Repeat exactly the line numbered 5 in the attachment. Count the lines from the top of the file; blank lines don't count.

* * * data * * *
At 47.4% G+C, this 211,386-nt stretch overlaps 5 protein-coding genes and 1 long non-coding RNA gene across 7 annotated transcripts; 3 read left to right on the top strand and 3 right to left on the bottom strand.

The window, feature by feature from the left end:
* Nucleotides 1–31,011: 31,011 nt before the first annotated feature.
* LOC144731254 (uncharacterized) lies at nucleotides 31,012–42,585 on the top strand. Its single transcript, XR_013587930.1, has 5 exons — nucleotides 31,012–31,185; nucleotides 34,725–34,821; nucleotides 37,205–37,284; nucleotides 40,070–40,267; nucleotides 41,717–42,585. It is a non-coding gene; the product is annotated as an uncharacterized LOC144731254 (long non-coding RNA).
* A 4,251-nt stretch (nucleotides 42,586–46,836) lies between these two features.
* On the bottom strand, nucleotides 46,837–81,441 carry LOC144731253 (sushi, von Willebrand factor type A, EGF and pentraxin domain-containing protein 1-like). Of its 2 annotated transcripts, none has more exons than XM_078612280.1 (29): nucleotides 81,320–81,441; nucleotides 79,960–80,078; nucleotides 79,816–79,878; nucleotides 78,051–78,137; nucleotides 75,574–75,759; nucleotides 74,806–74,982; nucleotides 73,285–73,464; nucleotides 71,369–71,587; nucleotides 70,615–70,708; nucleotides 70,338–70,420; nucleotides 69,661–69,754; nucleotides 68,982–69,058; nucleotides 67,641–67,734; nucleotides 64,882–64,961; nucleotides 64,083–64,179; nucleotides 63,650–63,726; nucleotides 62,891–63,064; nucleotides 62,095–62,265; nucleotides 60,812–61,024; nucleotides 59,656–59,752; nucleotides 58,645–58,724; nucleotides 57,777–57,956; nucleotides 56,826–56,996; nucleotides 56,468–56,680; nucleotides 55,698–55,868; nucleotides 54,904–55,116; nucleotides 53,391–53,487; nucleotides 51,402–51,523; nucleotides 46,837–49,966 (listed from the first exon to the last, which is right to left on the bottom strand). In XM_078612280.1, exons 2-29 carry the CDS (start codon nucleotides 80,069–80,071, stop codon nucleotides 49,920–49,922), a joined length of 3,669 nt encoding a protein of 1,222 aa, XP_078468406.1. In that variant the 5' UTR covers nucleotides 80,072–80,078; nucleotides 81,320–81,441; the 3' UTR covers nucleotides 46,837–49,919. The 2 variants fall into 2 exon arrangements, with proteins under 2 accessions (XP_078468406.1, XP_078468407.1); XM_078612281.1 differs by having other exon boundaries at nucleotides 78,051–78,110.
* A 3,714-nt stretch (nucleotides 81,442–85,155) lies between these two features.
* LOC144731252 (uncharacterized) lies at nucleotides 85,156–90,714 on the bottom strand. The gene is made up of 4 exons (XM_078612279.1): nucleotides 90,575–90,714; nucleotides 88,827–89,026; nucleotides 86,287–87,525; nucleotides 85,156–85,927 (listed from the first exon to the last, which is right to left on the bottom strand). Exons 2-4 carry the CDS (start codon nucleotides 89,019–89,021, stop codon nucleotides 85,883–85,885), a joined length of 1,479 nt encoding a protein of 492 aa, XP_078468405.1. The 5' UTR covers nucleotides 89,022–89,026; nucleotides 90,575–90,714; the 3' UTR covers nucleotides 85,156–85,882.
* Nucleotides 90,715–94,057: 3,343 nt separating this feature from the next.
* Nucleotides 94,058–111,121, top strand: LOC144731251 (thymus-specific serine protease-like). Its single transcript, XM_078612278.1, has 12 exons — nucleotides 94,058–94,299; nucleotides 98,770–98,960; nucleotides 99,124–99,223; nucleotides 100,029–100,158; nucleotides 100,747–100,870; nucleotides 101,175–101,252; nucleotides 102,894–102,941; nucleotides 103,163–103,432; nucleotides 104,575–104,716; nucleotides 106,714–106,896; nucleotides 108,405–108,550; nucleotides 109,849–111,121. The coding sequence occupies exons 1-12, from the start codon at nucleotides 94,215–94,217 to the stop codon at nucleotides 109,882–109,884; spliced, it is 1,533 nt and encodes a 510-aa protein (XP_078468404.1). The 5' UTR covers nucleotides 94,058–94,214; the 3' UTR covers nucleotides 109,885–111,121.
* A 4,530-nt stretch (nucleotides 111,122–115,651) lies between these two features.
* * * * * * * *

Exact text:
* A 4,251-nt stretch (nucleotides 42,586–46,836) lies between these two features.